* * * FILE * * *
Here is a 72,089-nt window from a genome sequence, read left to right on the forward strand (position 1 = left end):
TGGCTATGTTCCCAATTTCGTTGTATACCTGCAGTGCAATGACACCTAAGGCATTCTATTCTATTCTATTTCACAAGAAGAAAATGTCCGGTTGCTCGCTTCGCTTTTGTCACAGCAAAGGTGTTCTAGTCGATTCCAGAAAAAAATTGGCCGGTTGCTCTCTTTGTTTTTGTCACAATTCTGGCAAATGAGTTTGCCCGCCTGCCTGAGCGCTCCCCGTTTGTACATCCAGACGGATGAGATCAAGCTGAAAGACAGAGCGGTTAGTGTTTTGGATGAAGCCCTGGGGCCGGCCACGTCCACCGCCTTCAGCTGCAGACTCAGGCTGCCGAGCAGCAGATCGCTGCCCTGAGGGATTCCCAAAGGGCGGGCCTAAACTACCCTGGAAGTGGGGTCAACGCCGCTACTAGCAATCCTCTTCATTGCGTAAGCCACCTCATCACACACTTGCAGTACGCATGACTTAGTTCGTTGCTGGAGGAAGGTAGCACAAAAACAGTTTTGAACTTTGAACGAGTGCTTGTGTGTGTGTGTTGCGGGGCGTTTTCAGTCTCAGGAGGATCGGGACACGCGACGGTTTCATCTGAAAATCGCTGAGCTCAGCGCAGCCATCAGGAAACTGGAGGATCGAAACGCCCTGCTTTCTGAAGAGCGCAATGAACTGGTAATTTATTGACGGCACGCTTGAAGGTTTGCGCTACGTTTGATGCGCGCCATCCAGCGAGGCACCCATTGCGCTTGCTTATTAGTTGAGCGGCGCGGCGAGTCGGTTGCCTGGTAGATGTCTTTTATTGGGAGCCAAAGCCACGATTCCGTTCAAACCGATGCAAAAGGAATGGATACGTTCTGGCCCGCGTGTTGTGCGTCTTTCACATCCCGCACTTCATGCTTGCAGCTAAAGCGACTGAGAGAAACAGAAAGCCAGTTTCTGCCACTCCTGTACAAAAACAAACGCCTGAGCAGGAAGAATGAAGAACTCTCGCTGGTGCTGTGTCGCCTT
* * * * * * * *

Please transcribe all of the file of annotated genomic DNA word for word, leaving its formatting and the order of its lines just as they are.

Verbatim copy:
Here is a 72,089-nt window from a genome sequence, read left to right on the forward strand (position 1 = left end):
TGGCTATGTTCCCAATTTCGTTGTATACCTGCAGTGCAATGACACCTAAGGCATTCTATTCTATTCTATTTCACAAGAAGAAAATGTCCGGTTGCTCGCTTCGCTTTTGTCACAGCAAAGGTGTTCTAGTCGATTCCAGAAAAAAATTGGCCGGTTGCTCTCTTTGTTTTTGTCACAATTCTGGCAAATGAGTTTGCCCGCCTGCCTGAGCGCTCCCCGTTTGTACATCCAGACGGATGAGATCAAGCTGAAAGACAGAGCGGTTAGTGTTTTGGATGAAGCCCTGGGGCCGGCCACGTCCACCGCCTTCAGCTGCAGACTCAGGCTGCCGAGCAGCAGATCGCTGCCCTGAGGGATTCCCAAAGGGCGGGCCTAAACTACCCTGGAAGTGGGGTCAACGCCGCTACTAGCAATCCTCTTCATTGCGTAAGCCACCTCATCACACACTTGCAGTACGCATGACTTAGTTCGTTGCTGGAGGAAGGTAGCACAAAAACAGTTTTGAACTTTGAACGAGTGCTTGTGTGTGTGTGTTGCGGGGCGTTTTCAGTCTCAGGAGGATCGGGACACGCGACGGTTTCATCTGAAAATCGCTGAGCTCAGCGCAGCCATCAGGAAACTGGAGGATCGAAACGCCCTGCTTTCTGAAGAGCGCAATGAACTGGTAATTTATTGACGGCACGCTTGAAGGTTTGCGCTACGTTTGATGCGCGCCATCCAGCGAGGCACCCATTGCGCTTGCTTATTAGTTGAGCGGCGCGGCGAGTCGGTTGCCTGGTAGATGTCTTTTATTGGGAGCCAAAGCCACGATTCCGTTCAAACCGATGCAAAAGGAATGGATACGTTCTGGCCCGCGTGTTGTGCGTCTTTCACATCCCGCACTTCATGCTTGCAGCTAAAGCGACTGAGAGAAACAGAAAGCCAGTTTCTGCCACTCCTGTACAAAAACAAACGCCTGAGCAGGAAGAATGAAGAACTCTCGCTGGTGCTGTGTCGCCTT